Last night, commissars chanted a slogan and you baked a dictator’s poetry sanguage. Zealots sang Castro and Stalin and you brewed a socialist crank, the president is a stinking capitalist. I never said he is Satanist. Back to village nights, hyenas are laughing still, black owls gossiping, silver moon dancing still over rain-beaten paths of our country dawns.
Sometimes time stinks like a dictator’s fart.
Your lyrical satire sneaked imbeciles through back doors. Your praise sonnets recycled suicidal devils and polished revolutionary rejects. Back then, smells of fresh dung and scent of fresh udder milk were our morning brew and under the twilight the moon once disappeared into the earthly womb, Judas, the sun then took over and every dictator is an Iscariot. I never said we are now vagabonds.
Sometimes time smells like a dying autocrat.
Mwedzi wagara ndira uyo tigo tigo ndira – the moon was once sour milk silver white and fresh from the Gods’ mouth and sat on its presidential throne on the zenith of bald headed hills and later with time the moon was ripe to go mwedzi waora ndira tigo tigo ndira.
Sometimes wind gusts whistled their tenor through elephant grass pastures, we sang along the obedient flora Chamupupuri icho…oo chamupupuri chaenda chamupupuri chadzoka.
Our poverty marinated, yellow maize teeth grinned to sudden glows of lightening, the earth gyrated under the grip of thunder, then Gods wept and we drank teardrops with a song mvura ngainaye tidye makavu, mvura ngainaye tidye makavu... Pumpkins bred like rabbits, veldts strutted in Christmas gowns. Wild bees and green bombers sang protest and praise. I never said we are children of drought relief.
Sometimes time grows old like a sitting tyrant.
Tonight the echo of your praise poetry irk the anopheles stranded in tired city gutters to swig the bitter blood of ghetto dwellers, gutter citizens eking hard survival from hard earth of a hard country, their rough hands marked with scars of the August Armageddon, their sandy hearts are rigged ballot boxes stuffed with corruption, they waited and sang for so long.
Chamupupuri icho…oo chamupupuri chaenda
Chamupupuri icho…oo chamupupuri chadzoka
Michelle Penn’s debut pamphlet, Self-portrait as a diviner, failing (2018), won the Paper Swans Prize. Recent poetry has appeared in The Rialto, Nimrod, BODY and Poetry Birmingham. Michelle plans innovative poetry/art/music events as part of Corrupted Poetry.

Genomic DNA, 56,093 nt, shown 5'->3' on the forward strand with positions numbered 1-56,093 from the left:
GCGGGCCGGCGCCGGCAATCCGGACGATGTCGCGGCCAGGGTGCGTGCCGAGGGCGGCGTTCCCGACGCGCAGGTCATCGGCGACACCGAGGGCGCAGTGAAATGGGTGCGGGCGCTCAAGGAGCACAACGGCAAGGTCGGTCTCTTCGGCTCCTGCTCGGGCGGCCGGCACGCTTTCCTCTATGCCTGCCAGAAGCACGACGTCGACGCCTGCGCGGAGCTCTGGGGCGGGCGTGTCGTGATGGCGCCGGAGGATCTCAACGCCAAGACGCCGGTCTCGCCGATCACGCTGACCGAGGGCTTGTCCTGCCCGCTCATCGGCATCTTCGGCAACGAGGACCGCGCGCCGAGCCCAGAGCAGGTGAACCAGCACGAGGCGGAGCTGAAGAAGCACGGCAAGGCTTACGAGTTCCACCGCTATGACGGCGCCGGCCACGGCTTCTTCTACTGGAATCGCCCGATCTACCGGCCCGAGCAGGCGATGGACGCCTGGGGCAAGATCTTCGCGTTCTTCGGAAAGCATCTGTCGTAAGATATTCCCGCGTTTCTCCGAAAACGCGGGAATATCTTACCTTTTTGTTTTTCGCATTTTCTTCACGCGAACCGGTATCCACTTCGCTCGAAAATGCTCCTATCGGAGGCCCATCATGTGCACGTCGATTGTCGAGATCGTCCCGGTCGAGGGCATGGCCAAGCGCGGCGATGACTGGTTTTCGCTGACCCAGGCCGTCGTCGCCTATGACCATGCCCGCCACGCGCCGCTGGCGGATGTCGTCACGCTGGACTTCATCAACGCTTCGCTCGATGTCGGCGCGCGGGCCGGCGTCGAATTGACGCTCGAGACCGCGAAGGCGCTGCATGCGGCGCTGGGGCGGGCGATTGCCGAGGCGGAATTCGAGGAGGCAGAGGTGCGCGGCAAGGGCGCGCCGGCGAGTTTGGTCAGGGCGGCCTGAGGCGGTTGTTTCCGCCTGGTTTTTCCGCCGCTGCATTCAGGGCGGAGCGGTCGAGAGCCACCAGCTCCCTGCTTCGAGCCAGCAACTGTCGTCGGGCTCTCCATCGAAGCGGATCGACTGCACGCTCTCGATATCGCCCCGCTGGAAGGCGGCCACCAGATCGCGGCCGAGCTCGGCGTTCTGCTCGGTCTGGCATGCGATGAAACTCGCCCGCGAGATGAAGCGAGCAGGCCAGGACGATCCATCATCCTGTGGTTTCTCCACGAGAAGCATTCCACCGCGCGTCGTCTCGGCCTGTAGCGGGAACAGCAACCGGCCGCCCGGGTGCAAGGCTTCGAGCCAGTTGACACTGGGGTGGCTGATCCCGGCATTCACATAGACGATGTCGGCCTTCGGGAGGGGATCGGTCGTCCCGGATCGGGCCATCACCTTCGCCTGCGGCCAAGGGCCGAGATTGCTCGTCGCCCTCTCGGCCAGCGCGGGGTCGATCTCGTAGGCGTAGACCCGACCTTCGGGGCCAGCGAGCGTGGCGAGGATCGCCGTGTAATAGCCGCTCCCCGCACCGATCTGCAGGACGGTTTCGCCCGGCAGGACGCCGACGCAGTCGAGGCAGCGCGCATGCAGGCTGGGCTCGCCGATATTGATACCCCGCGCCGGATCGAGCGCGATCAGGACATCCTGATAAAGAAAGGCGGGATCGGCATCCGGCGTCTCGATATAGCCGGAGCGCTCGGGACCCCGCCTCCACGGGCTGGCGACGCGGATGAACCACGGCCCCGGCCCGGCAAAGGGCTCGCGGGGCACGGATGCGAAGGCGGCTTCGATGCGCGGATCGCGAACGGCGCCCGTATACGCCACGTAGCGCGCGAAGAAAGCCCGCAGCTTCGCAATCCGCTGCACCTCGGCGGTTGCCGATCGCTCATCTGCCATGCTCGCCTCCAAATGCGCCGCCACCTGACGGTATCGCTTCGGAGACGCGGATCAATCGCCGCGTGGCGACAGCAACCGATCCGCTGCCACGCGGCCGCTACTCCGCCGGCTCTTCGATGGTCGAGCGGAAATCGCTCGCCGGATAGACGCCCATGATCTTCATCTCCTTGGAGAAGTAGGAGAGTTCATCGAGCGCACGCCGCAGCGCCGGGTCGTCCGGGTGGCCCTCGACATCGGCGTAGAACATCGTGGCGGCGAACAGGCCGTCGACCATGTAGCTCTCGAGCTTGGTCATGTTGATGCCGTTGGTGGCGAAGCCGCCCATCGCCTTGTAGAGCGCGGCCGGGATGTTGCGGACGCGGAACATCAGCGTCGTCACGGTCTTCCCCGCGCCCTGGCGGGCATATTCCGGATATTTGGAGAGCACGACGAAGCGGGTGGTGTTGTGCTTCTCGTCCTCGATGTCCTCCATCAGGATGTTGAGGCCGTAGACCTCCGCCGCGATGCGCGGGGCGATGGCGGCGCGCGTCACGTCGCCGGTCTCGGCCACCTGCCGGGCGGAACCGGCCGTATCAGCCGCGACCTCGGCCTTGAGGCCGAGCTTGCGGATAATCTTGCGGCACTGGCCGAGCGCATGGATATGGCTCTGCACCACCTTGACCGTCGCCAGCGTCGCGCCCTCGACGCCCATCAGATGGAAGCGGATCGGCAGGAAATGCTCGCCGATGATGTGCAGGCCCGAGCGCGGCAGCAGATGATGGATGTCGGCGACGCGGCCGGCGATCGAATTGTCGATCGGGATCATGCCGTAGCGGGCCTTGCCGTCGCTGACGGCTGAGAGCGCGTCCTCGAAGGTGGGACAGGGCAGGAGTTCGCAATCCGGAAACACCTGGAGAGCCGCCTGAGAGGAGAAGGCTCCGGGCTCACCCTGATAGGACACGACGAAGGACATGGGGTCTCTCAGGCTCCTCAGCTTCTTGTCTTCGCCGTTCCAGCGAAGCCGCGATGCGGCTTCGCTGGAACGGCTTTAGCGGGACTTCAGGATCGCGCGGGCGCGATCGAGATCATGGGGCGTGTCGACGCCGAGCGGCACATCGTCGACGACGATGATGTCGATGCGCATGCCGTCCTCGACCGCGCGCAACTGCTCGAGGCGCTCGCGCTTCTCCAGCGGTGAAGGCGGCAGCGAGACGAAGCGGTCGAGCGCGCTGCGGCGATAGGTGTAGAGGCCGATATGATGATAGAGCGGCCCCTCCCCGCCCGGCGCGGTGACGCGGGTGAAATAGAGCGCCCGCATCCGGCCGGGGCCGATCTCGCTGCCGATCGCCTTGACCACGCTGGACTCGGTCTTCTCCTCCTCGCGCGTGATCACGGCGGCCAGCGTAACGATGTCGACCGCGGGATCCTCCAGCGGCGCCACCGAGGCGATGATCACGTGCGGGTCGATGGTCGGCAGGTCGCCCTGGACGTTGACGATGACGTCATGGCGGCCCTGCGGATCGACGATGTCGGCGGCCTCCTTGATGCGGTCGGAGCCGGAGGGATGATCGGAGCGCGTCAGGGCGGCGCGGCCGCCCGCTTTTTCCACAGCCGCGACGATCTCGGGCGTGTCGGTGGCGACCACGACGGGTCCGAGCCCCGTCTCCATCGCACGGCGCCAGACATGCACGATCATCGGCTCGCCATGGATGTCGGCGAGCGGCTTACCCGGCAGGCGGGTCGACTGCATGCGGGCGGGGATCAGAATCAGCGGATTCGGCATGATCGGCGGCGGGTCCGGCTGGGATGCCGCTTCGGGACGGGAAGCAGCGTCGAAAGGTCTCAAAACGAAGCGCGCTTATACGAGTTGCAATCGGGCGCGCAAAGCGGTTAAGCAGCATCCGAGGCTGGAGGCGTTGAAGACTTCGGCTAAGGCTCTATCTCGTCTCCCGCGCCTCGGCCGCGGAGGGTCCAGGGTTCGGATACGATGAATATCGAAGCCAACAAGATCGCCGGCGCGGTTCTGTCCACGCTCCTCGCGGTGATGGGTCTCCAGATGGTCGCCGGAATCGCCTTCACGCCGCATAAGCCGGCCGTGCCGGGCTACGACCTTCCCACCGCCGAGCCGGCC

Note on ‘It all comes down to fruit flies’:
“I wrote this poem while exploring Deconstructing Patterns: Art and Science in Conversation (Francis Crick Institute, London, 2018). I was fascinated by patterns — molecular, cellular, behavioural, personal — and how they develop, how they’re broken… I borrowed the phrase, ‘Interference silences expression,’ from the exhibition text. ‘Only by rupturing its own symmetry can an organism achieve its full potential’ is a slight reworking of another text.”
Daniel Hinds’s poetry has been published or is forthcoming in The London Magazine, The New European, Wild Court, Stand, Poetry Birmingham Literary Journal, Blackbox Manifold, The Honest Ulsterman, Finished Creatures, Rewilding: An Ecopoetic Anthology, Streetcake Magazine, Amethyst Review, and elsewhere.
Note on ‘Steps to Engraven the Earth’:
“In 2020, I started writing review poems of poetry collections/pamphlets, as I often find myself inspired creatively when reading the work of other poets, as well as thinking analytically about them, and I wanted to create a form that captures both of these responses. The form employs analysis, pastiche, and poetic response. I find this form works best for themed collections, as I can engage creatively with the central conceit.”
Hideko Sueoka is a Japanese poet and translator living in Tokyo. Her debut chapbook was out from Clare Songbirds Publishing House (USA) in 2018. Her poems were published in Arrival at Elsewhere (Against the Grain), and the zine Stay Home Diary (Bitter Melon).
Note on ‘Pilgrimage through Deep Mountain’:
“There are high mountains as sacred sites and pilgrimage routes in Japan. It is believed that the mountains are inhabited by gods, this is called mountain worship. After the death of my beloved grandmother, I climbed Mount Hiei as one of the mountains to visit Enryakuji Temple. Through the woods, I reached the temple where I imagined her reincarnation (fundamental Buddhism thought). The poem sings my feelings at that time.”
April Yee is a writer and literary translator published in Ambit, Electric Literature, and Newsweek. She reads fiction for TriQuarterly and serves as mentor for the Refugee Journalism Project at University of the Arts London.
Note on ‘Monologue of the Colonel’s Right Ear’:
“In the summer I attended a workshop at Kundiman led by Cathy Park Hong on docupoetics, starting with the classic Carolyn Forché piece ‘The Colonel’. Salvadorans in civil war are represented only as cut-off ears brandished by the eponymous colonel. I wanted to use the shape of Forché’s poem to write from the voice of an ear about safety and complicity.”
Mbizo Chirasha is an International Zimbabwean who works across acclaimed literary arts activism projects as originator, publisher, curator, and Writer in Residence. He is a multi-award-winning Arts for Human Rights Fellow and a spoken word artist.
Note on ‘PRESIDENTIAL GRIOT’:
“African politics is toxic, rough and violent. Political leadership is rogue and violent; dictatorships and tyrants. My poetry speaks truth to power and voices against machinations of corruption and moral/cultural/social decadence. I see from the terraces the wrongs and the right of state power.”